letlive. – The Blackest Beautiful (2013)

letlive Ever since letlive. released a stream of ‘The Blackest Beautiful’ onto YouTube a few weeks ago, the words of frontman Jason Aalon Butler have filled the columns of music journalists left, right and centre. From the many articles I have encountered, it appears this album is born from the very darkest corners of Butler’s heart; it has been a difficult outpouring for him but one he is glad to have released. The album deals with issues he feels deeply connected to such as his personal failures with love and also those which concern the wider society such as the London Riots and the destructive nature of the government. What’s important to remember when listening to this album is that it is an autobiography, a statement and a text of sacrament to be engulfed word by word; it is an album of blood, sweat and tears, quite literally in this case, and whilst it might seem like a nice listen on the surface, on the third, fourth, maybe even fifth listen, you become involved in the lyrics as though they are your story; suddenly the words clinging onto Butler’s soul, cling on to yours. This alone makes it a special album. This album is the definition of letlive. and it could also be the definition of the modern day ‘soul punx’ music scene.

Debut single from the album and opening track ‘Banshee (Ghost Fame)’ immediately packs a punch and gives you the impression that this is going to be a special album. With every listen you can imagine Butler, pacing up and down the stage, screaming every word with the intent to leave his mark. It’s a song with grooves and riffs able to start moshpits, sing-a-longs and dancing, a combination that only letlive. could achieve.

Second track ‘Empty Elvis’ continues this dance-come-mosh vibe and can certainly be considered as a stand out track on the album; it’s catchy and infectious and still has meaning. Next comes ‘White America’s Beautiful Black Market’, a song about the abuse of health and disease by the money grabbing companies of the modern day. Following this is ‘Dreamer’s Disease’ where Butler turns the mirror on himself as he reflects on his own romantic endeavours. It’s only here that you realise this is a bearing of the soul; “There’s no such thing as heartache, you idiot, it’s all in your head” Butler tells himself.

‘That Fear Fever’ provides yet another catchy groove for crowds to jump around and dance to but yet again returns to a meaning much deeper than you’d first realise. Targeting the government’s attitude and the “very thin line” they may be walking, Butler is trying to teach others what the world is really like. Next track ‘Virgin Dirt’ switches focus back to Butler’s romantic struggles over one of the most steady tracks of the album. In next track ‘Younger’ we find the first guitar solo which is just as beautiful as the beat it is sandwiched into and it is a beat that continues into ‘That Dope Beat.’ This track mirrors it’s subject, the London Riots in a way that reflects the adrenalin, mentality and chaos of all those involved in the historic event. What is captured here is the irony of the riots- “I started a fire, burnt down my house, now I’ve got nowhere to call home.”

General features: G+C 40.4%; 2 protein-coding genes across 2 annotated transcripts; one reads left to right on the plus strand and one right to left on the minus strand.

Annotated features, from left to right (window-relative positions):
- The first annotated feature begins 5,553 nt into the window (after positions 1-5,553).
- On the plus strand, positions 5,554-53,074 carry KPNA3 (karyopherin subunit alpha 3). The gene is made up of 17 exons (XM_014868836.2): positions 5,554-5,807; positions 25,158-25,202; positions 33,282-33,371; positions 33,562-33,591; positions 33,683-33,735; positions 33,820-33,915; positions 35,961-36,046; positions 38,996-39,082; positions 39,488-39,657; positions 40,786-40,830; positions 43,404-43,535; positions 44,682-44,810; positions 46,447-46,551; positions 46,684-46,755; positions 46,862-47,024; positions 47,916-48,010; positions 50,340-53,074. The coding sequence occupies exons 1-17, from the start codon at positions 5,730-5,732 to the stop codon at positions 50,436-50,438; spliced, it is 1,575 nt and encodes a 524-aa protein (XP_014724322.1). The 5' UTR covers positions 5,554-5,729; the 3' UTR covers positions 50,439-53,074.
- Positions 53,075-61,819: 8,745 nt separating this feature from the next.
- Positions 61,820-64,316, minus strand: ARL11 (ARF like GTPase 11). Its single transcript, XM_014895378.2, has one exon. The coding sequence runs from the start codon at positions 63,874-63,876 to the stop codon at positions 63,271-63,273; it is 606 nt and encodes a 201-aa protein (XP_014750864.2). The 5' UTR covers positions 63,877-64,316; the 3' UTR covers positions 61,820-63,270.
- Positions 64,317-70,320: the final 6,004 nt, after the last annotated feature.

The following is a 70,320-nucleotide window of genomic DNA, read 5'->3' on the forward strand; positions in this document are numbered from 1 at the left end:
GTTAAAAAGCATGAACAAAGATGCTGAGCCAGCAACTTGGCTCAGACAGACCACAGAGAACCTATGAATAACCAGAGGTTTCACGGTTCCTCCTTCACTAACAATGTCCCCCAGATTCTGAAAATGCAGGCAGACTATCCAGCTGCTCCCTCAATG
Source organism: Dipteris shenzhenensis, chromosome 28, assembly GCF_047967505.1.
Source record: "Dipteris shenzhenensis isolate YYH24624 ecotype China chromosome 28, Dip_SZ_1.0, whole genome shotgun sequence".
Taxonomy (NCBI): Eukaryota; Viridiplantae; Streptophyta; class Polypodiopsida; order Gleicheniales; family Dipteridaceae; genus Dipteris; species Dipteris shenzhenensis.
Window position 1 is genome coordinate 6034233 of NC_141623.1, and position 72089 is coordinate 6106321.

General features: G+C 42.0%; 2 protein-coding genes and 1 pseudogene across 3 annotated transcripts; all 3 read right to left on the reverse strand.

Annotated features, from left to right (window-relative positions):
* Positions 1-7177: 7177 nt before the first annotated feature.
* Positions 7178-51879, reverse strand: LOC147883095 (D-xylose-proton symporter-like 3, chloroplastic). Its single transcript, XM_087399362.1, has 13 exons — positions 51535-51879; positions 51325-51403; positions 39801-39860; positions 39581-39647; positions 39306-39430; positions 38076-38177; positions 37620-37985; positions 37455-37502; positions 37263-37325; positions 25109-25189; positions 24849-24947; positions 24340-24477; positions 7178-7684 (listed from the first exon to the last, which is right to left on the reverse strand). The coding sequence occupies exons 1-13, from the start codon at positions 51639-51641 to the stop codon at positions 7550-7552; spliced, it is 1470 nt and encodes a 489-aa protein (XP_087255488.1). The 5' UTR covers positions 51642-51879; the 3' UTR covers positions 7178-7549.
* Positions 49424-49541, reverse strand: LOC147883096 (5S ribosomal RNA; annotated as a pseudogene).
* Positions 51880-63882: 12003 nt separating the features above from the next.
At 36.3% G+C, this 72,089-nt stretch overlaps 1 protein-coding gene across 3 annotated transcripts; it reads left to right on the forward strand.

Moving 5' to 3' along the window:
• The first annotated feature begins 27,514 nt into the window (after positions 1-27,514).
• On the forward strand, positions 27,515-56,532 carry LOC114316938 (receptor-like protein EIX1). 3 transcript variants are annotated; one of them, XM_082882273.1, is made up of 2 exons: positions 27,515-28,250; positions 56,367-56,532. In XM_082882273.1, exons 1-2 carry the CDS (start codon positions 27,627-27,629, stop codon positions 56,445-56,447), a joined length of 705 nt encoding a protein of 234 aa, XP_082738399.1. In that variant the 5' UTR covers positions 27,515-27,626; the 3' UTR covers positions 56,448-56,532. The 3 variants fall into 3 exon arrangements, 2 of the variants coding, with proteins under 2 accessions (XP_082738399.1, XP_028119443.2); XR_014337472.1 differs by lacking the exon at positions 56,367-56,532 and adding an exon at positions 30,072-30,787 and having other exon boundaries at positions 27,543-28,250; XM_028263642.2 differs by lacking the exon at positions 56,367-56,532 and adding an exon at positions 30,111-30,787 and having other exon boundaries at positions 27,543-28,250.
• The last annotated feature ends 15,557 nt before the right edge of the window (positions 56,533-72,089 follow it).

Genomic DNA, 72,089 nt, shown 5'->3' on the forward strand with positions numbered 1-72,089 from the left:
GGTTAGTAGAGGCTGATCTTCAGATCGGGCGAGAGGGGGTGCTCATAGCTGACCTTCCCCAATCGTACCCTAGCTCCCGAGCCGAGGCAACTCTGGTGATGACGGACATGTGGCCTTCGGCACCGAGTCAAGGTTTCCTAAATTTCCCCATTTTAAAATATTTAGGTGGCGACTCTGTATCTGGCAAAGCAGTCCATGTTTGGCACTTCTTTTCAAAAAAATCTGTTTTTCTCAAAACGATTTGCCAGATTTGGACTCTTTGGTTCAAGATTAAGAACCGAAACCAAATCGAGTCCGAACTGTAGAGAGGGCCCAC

The final trio of tracks ‘The Priest and Used Cars’, ‘Pheromone Cvlt’ and ’27 Club’ see letlive. give it all they have got. ‘The Priest and Used Cars’ sees a sudden increase in tempo and a look at the clash of religion and science-“When science marries fairy tale, tastes like holy water’s stale.” ‘Pheromone Cvlt’ sees another honest look at how Butler views women and his relationship with them; by almost deifying women, his heart is on his sleeve and it’s almost as though you can feel his pain as he explains “the grass is cut and now I know myself.” Final track ’27 Club’ is possibly the longest song letlive. have ever recorded, totalling 7 minutes and 29 seconds. It’s a song which combines elements from throughout the whole album; it’s upbeat, it’s serious, it’s empathetic, it’s educational. It is an explosion of sounds and it is the perfect ending to an album of a generation.

‘The Blackest Beautiful’ not only lives up to previous album ‘Fake History’ (2010) but it exceeds it, something which was thought to be nearing on impossible. What is clear from this album is that letlive. have finally come into their own; with a tour impending later this year and a fan base growing with every listen, this is a band to watch. In a recent interview Butler said “There genuinely are treasures in darkness and I do believe [there is] no light without dark” and ‘The Blackest Beautiful’ proves his point perfectly.

By: Alice Hoddinott

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